Establishing Core Strength II

David Procyshyn
Instructor David Procyshyn
Average: 4.7 (82 votes)
If you're having issues with the player:

This class is meant to be a part of a series that you can see in our program Establish Your Core Stability and Strength and on our Yoga for Beginners page. In this class, part 2 of our core strength series, David shows you how to keep the core engaged while moving your arms and legs and stretching some of the key groups of muscles around the pelvis that can limit mobility, such as the hamstrings, hips flexors (psoas and quadriceps), hips and lower back.

Equipment: Block, Chair
Style: Hatha Yoga, Yoga for Athletes, Yoga for Runners, Yoga for Strength, Yoga for Back Care


David Procyshyn 1 year ago

It depends on where you felt the pain, but it would likely help if you sat a little higher, like on a folded blanket. It would allow your hamstring to release a bit, which may be what is causing the pain in your back.

AnnMoir 2 years ago

Wonderful classes. Thank you David. My life is much improved since starting do yoga with me .

loveyoufiji 2 years ago

Would you help me understand the "push your sacrum forward" cue? Is this sort of a reminder to not forget the back when "sinching around the waist" as part of the banda activation?

David Procyshyn 2 years ago

Yes, that's pretty much it. It's the best way to describe the action of the pelvis, to make sure it doesn't tilt back and to have a feeling of lift and slight forward tilt. It's essentially a cue that encourages you to avoid letting the pelvis tilt back.

perfecta25 2 years ago

I am recovering from a recent injury to my hip/pelvis/hamstring and back - this activates and totally releases the psoas and IT - I feel instant relief after this! Thank you!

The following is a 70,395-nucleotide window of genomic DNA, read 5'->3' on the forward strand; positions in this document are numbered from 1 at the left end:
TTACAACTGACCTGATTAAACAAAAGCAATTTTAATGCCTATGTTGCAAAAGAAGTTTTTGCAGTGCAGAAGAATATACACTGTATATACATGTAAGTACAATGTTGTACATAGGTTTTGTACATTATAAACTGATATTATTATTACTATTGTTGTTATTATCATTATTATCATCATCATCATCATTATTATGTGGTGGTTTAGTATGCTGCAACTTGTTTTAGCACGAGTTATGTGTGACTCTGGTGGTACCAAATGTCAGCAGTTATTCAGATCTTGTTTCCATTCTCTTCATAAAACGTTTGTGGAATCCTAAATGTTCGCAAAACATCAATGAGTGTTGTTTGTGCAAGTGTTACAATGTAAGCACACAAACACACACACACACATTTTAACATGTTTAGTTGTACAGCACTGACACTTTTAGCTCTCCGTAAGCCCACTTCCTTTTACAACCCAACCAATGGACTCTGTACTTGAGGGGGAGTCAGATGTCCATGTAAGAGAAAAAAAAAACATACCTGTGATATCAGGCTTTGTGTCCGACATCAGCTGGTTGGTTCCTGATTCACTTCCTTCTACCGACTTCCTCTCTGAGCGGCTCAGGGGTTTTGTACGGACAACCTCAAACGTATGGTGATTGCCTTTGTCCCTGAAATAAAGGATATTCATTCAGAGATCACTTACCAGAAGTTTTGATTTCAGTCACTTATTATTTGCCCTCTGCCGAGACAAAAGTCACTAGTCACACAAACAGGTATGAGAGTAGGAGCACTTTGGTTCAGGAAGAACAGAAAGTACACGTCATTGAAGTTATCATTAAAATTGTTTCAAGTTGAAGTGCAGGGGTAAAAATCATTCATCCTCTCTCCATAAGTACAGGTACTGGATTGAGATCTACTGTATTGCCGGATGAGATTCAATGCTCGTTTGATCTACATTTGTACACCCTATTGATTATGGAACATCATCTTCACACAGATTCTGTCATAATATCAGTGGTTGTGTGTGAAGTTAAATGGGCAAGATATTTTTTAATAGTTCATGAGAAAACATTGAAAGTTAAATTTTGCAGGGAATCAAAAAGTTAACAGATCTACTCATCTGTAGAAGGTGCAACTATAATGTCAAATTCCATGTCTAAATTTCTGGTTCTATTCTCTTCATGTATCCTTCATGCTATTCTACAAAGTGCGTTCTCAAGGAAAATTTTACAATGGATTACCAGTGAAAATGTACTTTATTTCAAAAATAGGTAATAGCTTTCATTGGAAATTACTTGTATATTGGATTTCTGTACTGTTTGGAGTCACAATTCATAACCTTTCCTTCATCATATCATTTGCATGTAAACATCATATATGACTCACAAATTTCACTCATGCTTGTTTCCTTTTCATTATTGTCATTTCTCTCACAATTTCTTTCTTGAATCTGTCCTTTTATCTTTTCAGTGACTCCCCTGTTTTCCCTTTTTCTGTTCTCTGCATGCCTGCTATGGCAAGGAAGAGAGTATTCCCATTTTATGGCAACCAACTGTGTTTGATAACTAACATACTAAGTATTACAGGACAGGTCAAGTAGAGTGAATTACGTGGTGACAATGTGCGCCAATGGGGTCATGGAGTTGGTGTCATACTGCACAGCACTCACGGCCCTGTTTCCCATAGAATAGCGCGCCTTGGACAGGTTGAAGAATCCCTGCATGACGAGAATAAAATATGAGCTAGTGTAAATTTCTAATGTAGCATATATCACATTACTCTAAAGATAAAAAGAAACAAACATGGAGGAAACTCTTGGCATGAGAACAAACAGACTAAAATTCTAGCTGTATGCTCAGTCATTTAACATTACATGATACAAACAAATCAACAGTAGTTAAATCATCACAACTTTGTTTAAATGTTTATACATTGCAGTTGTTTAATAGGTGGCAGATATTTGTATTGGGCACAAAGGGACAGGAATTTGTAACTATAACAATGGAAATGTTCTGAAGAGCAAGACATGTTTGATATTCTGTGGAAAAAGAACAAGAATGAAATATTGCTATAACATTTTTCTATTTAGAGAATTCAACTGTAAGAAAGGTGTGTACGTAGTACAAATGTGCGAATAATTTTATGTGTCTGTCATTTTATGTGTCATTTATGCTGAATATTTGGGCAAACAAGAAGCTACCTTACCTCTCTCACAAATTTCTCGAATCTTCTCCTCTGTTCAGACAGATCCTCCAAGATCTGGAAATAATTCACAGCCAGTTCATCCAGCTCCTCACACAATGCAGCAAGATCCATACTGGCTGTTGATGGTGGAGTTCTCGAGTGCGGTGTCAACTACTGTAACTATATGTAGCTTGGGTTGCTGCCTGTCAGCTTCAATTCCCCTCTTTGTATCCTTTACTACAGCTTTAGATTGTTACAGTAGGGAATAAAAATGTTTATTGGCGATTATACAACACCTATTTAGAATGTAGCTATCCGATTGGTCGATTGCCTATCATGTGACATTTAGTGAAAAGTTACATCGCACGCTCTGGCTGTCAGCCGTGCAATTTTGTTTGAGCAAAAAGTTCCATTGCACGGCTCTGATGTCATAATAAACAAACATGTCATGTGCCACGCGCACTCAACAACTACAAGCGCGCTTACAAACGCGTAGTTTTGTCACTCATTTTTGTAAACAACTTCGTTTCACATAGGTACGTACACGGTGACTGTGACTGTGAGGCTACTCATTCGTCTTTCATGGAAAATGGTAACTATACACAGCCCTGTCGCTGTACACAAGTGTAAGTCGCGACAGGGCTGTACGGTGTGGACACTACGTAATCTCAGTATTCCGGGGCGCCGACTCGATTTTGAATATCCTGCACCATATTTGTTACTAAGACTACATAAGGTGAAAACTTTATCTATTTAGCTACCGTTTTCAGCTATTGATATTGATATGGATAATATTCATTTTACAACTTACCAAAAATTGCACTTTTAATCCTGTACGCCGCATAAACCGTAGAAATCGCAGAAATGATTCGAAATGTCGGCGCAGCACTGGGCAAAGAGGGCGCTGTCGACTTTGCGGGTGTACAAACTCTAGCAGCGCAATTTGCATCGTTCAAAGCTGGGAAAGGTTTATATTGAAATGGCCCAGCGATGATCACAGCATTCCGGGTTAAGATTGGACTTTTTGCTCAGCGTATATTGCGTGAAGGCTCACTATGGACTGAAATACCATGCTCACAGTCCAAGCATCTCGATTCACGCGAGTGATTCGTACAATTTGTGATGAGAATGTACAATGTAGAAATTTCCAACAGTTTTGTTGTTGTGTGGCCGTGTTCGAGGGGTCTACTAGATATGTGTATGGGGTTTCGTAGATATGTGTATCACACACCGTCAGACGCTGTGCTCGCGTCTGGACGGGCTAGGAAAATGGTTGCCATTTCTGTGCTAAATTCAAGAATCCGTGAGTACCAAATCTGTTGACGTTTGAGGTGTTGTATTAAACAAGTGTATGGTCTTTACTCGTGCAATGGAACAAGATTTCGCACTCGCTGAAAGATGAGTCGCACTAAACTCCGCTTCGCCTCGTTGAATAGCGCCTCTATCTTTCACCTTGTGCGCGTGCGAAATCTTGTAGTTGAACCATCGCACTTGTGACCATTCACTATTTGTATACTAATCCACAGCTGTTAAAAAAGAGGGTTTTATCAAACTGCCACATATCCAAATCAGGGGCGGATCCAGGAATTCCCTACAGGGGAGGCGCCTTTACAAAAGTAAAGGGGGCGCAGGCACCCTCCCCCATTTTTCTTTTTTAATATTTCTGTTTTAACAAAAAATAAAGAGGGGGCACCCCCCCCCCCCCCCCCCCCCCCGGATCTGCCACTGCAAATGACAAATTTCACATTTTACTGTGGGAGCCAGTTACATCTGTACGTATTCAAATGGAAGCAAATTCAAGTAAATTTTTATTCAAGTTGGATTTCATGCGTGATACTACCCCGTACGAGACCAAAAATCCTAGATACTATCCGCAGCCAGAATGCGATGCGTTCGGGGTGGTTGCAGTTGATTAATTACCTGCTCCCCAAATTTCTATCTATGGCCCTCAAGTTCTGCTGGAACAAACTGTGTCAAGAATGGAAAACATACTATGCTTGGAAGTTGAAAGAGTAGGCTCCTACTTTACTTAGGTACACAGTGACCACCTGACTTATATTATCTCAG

Nyamyj 2 years ago

I especially love your message (and music during savasana) after savasana. It certainly helps me to be reminded to release and bring softness and move effortlessly with balance. As a beginner, this message is so important after years of tense movement as an athlete. Thank you.

TahoeInMe 2 years ago

I love love love this class, when will you bring us Establishing Core Strength lll?

payalkhndlwl 2 years ago

David, I have a question? Should the core be tight at all times during the exercise? Eg : Towards the end, when we bend the knees and let it drop should the core still be tight? Thanks.

David Procyshyn 2 years ago

Good question. Think of core activation as a subtle energy whose purpose is to stabilize the body in a way that maintains length in the spine and range of motion in the joints. When you're doing something difficult, you may need to activate your core with a lot of strength. When you're doing something passive, it may be fine to let go of the core all together. It depends on the support that your spine needs at that time. Does that help?

BecRueter 3 years ago

Love the strengthening too. David's specific alignment guidance is essential and appreciated, even for this long time practitioner. It is why I love yoga so much.